Another national firm goes against the grain on COVID-19 measures
A law firm with five offices across Australia says its existing familiarity with flexible working arrangements allowed it to stave off measures implemented by competitors.
Over the past month, Lawyers Weekly has reported on the measures adopted by law firms across the board, from global to mid-tier, to weather the storm created by the global coronavirus pandemic. The full list of such stories can be found here.
Most recently, Dentons announced cuts including reducing equity partner cash flow by 50 per cent, Colin Biggers & Paisley cut salaries by 20 per cent and partner remuneration by 20 per cent to 40 per cent, and Clifford Chance paused salary reviews and deferred partner profits.
In a bucking of the trend, national firm HBA Legal told staff recently that it has “no plans for staff cuts (in fact we are still recruiting), or asking anyone to take leave or a pay cut”.
In conversation with Lawyers Weekly, Gilchrist Connell managing principal Richard Wood said his firm has similarly been able to break the mold of other firms with Australian presences.
To date, Mr Wood said, GC has not had to implement any measures to curtail salaries, principal draws or reduce hours.
In fact, he added, the firm has inducted three professionals in new positions since the outbreak of the pandemic.
“While we are being cautious and are not actively recruiting for any role, we do not have a hiring freeze in place and will continue to evaluate our needs, both for the COVID-19 environment and also for a post-COVID-19 world,” he said.
Taking such an approach, together with the firm’s already existing acclimatisation to flexible working arrangements, allowed it to adapt to remote working “astoundingly well”, Mr Wood said.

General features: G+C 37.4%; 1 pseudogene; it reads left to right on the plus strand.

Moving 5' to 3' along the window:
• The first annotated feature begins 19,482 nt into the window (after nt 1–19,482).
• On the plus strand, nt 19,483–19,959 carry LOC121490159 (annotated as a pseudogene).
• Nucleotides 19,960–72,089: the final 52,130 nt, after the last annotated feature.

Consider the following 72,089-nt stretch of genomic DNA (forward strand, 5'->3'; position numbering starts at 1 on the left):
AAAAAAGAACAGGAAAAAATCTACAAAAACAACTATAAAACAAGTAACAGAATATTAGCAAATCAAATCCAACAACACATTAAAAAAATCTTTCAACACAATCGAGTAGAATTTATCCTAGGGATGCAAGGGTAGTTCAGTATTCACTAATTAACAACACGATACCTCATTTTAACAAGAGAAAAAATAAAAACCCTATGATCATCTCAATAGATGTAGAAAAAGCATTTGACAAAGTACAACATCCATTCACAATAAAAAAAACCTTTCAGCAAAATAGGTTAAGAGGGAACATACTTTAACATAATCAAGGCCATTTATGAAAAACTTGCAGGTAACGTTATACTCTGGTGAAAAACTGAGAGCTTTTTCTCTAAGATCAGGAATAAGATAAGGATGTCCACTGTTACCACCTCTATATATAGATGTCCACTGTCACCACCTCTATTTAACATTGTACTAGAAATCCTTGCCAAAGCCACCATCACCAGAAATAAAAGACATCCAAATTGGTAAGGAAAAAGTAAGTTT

“We already had a significant number of people working flexibly – and with five offices, we are accustomed to effectively communicating with each other online. Now we’re achieving this on a whole new level with 137 offices, not to mention the inclusion of kids, pets, and ugg boots/trackies in our regular chats and videoconferences.
“We have managed to achieve ‘continuing as normal’ thanks to a combination of two main factors – the firm’s culture and approach, plus the business environment we operate in (i.e. the type of work we exist on).”
GC’s business indicators, Mr Wood continued, are all at “pre-COVID-19 budgeted levels” – and, he said, two of the firm’s offices went up when they went remote.
“While we of course realise that all of this might change tomorrow, and that our business might face pressures and need to act at any time in the future, we have taken the view that we won’t fix what isn’t broken,” he said.
“And, as we stand, we’re not broken. We have been clear in communicating with our people. Everyone internally is aware of the challenges – and in fact we expect a downturn in activity for the next quarter which, if it comes, we intend to ride out. Our experience of other significant global events – 9/11 and the GFC, for example – is that activity for a practice such as ours will return to at least pre-event levels within six months.”
From the firm’s perspective, Mr Wood reflected, the pandemic has prompted several positive outcomes, including encouraging more professionals to have a voice about the business, accelerating strategic business plans, improving the firm’s ability to collaborate across teams, and providing evidence that the firm’s flexible working policies can be escalated without compromising efficiency or performance.
“Like all firms, we had been preoccupied doing our day-to-day work. Taking the final leap of faith into virtual working – with the inherent level of complete trust needed up and down all chains of communication – was something which we had been too busy to think about implementing,” Mr Wood concluded.
“We were confident our systems, procedures, values and people would embrace it – but there had never been the impetus to actually see if the idea would fly. COVID-19 forced us to fly. And it has gone fine. It has therefore given us a number of options to look at to further improve how we do business – which will be vital to us for the [duration of the pandemic] and in a post-COVID-19 world.”